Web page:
- The anterior fat pad of the elbow can be visualized normally as a
thin radiolucent line just anterior to the coranoid fossa (anterior border of
the distal humerus). However, when the elbow joint becomes distended (i.e.,hemarthrosis
secondary to fracture within the joint space), the anterior fat pad is
displaced further anteriorly and superiorly to form an anterior "Sail
Sign," or more prominent lucency.
- The posterior fat pad lies over the olecranon fossa and
normally is not visible because
the olecranon fossa is much deeper (more concave) than the coranoid fossa.
Visualization of the posterior fat pad (even as only a thin radiolucentline on
the lateral view) indicates marked distention of the joint capsule, due to
hemarthrosis from an intra-articular fracture and is therefore always
- The anterior humeral line is drawn along the anterior surface of
the distal humeruson a true lateral. Normally this line should intersect the
middle third of the capitellum. If there is a supracondylar fracture with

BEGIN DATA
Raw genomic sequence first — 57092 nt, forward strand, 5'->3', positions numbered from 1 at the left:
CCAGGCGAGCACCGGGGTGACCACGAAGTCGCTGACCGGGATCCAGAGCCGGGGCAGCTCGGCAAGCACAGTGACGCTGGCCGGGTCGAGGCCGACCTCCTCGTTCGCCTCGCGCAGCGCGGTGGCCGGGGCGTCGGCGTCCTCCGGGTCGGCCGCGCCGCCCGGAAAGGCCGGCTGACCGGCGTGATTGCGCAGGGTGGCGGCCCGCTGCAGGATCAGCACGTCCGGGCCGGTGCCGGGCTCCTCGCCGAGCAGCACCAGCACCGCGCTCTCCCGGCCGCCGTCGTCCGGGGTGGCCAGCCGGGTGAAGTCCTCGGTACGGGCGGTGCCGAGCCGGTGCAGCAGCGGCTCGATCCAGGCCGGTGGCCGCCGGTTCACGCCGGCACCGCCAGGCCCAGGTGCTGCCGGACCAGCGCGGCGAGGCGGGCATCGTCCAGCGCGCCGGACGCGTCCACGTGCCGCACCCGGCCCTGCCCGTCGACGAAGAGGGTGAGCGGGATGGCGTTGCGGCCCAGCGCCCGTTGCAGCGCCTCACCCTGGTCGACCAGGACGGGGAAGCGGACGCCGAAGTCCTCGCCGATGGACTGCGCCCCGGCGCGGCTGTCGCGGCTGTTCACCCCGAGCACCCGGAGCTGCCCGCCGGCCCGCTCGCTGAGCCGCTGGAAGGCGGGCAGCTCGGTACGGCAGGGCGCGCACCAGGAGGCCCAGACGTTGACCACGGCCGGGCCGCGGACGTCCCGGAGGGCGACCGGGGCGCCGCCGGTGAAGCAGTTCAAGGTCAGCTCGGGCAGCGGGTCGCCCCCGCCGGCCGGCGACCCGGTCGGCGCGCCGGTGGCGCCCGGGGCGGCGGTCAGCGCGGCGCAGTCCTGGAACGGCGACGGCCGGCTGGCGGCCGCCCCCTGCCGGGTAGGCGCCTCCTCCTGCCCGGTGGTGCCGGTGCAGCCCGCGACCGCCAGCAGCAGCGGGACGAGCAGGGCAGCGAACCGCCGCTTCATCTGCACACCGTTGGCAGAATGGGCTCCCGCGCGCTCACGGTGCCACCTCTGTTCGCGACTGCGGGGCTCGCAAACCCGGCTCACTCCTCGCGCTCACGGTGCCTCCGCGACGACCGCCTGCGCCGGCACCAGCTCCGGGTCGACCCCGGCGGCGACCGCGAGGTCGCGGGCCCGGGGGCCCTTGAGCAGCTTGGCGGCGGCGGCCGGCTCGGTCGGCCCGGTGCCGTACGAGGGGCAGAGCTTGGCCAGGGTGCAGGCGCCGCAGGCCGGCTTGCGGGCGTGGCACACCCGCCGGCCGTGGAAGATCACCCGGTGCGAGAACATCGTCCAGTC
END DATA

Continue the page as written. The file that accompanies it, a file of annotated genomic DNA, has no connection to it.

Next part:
posterior displacement of the distal segment, the anterior line will either
intersect the anterior third of the capitellum or does not intersect the
capitellum at all.
- The radiocapitellarline is drawn along the central axis of the
radius on the lateral view. Normally, this line should intersect the center of
the capitellum (in all views). If the line does not transect the middle of the
capitellum, either the radial head is dislocated or there is a fracture
through the radial neck region.
On this true lateral:
- There are both an anterior and posterior fat pads.
- The anterior humeral line intersects the anterior third of the capitellum
rather than the middle third.